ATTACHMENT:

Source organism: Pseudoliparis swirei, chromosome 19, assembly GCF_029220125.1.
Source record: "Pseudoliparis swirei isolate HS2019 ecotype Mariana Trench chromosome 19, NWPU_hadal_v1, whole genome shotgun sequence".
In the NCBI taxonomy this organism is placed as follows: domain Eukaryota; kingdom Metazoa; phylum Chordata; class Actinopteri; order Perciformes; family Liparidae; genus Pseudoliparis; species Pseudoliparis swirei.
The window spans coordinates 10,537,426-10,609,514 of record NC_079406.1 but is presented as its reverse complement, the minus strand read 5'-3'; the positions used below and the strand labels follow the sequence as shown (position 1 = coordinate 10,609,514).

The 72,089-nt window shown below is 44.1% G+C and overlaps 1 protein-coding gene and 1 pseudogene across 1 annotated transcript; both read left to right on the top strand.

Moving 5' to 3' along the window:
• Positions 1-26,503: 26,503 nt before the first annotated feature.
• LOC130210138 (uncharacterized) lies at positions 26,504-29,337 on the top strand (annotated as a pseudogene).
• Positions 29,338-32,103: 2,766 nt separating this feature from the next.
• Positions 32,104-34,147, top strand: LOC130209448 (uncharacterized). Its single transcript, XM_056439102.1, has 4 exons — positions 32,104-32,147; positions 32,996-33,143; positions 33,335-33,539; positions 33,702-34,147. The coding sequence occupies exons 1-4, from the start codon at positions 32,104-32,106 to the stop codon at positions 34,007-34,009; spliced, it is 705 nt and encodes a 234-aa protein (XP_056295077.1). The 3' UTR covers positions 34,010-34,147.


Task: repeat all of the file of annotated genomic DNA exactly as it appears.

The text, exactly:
Source organism: Pseudoliparis swirei, chromosome 19, assembly GCF_029220125.1.
Source record: "Pseudoliparis swirei isolate HS2019 ecotype Mariana Trench chromosome 19, NWPU_hadal_v1, whole genome shotgun sequence".
In the NCBI taxonomy this organism is placed as follows: domain Eukaryota; kingdom Metazoa; phylum Chordata; class Actinopteri; order Perciformes; family Liparidae; genus Pseudoliparis; species Pseudoliparis swirei.
The window spans coordinates 10,537,426-10,609,514 of record NC_079406.1 but is presented as its reverse complement, the minus strand read 5'-3'; the positions used below and the strand labels follow the sequence as shown (position 1 = coordinate 10,609,514).

The 72,089-nt window shown below is 44.1% G+C and overlaps 1 protein-coding gene and 1 pseudogene across 1 annotated transcript; both read left to right on the top strand.

Moving 5' to 3' along the window:
• Positions 1-26,503: 26,503 nt before the first annotated feature.
• LOC130210138 (uncharacterized) lies at positions 26,504-29,337 on the top strand (annotated as a pseudogene).
• Positions 29,338-32,103: 2,766 nt separating this feature from the next.
• Positions 32,104-34,147, top strand: LOC130209448 (uncharacterized). Its single transcript, XM_056439102.1, has 4 exons — positions 32,104-32,147; positions 32,996-33,143; positions 33,335-33,539; positions 33,702-34,147. The coding sequence occupies exons 1-4, from the start codon at positions 32,104-32,106 to the stop codon at positions 34,007-34,009; spliced, it is 705 nt and encodes a 234-aa protein (XP_056295077.1). The 3' UTR covers positions 34,010-34,147.